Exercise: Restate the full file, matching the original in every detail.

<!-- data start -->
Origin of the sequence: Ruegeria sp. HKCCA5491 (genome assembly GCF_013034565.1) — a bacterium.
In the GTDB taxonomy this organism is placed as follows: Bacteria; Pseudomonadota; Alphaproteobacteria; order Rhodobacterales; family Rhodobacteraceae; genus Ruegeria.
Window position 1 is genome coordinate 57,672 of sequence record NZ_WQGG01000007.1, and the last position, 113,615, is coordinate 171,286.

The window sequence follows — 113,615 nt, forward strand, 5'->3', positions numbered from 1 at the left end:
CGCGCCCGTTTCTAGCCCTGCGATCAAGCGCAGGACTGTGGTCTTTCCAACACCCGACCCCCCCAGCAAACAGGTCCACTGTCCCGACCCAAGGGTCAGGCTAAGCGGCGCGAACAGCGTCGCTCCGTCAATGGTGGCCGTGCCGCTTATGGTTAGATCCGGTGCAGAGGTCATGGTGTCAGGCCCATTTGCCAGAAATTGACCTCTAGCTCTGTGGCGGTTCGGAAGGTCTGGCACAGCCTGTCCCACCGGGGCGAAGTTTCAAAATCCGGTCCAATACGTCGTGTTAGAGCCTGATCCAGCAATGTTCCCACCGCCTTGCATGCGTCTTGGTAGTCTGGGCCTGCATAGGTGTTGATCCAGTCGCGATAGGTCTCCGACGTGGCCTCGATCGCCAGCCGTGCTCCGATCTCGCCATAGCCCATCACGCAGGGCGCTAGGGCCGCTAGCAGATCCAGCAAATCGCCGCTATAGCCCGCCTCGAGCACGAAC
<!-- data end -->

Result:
Origin of the sequence: Ruegeria sp. HKCCA5491 (genome assembly GCF_013034565.1) — a bacterium.
In the GTDB taxonomy this organism is placed as follows: Bacteria; Pseudomonadota; Alphaproteobacteria; order Rhodobacterales; family Rhodobacteraceae; genus Ruegeria.
Window position 1 is genome coordinate 57,672 of sequence record NZ_WQGG01000007.1, and the last position, 113,615, is coordinate 171,286.

The window sequence follows — 113,615 nt, forward strand, 5'->3', positions numbered from 1 at the left end:
CGCGCCCGTTTCTAGCCCTGCGATCAAGCGCAGGACTGTGGTCTTTCCAACACCCGACCCCCCCAGCAAACAGGTCCACTGTCCCGACCCAAGGGTCAGGCTAAGCGGCGCGAACAGCGTCGCTCCGTCAATGGTGGCCGTGCCGCTTATGGTTAGATCCGGTGCAGAGGTCATGGTGTCAGGCCCATTTGCCAGAAATTGACCTCTAGCTCTGTGGCGGTTCGGAAGGTCTGGCACAGCCTGTCCCACCGGGGCGAAGTTTCAAAATCCGGTCCAATACGTCGTGTTAGAGCCTGATCCAGCAATGTTCCCACCGCCTTGCATGCGTCTTGGTAGTCTGGGCCTGCATAGGTGTTGATCCAGTCGCGATAGGTCTCCGACGTGGCCTCGATCGCCAGCCGTGCTCCGATCTCGCCATAGCCCATCACGCAGGGCGCTAGGGCCGCTAGCAGATCCAGCAAATCGCCGCTATAGCCCGCCTCGAGCACGAAC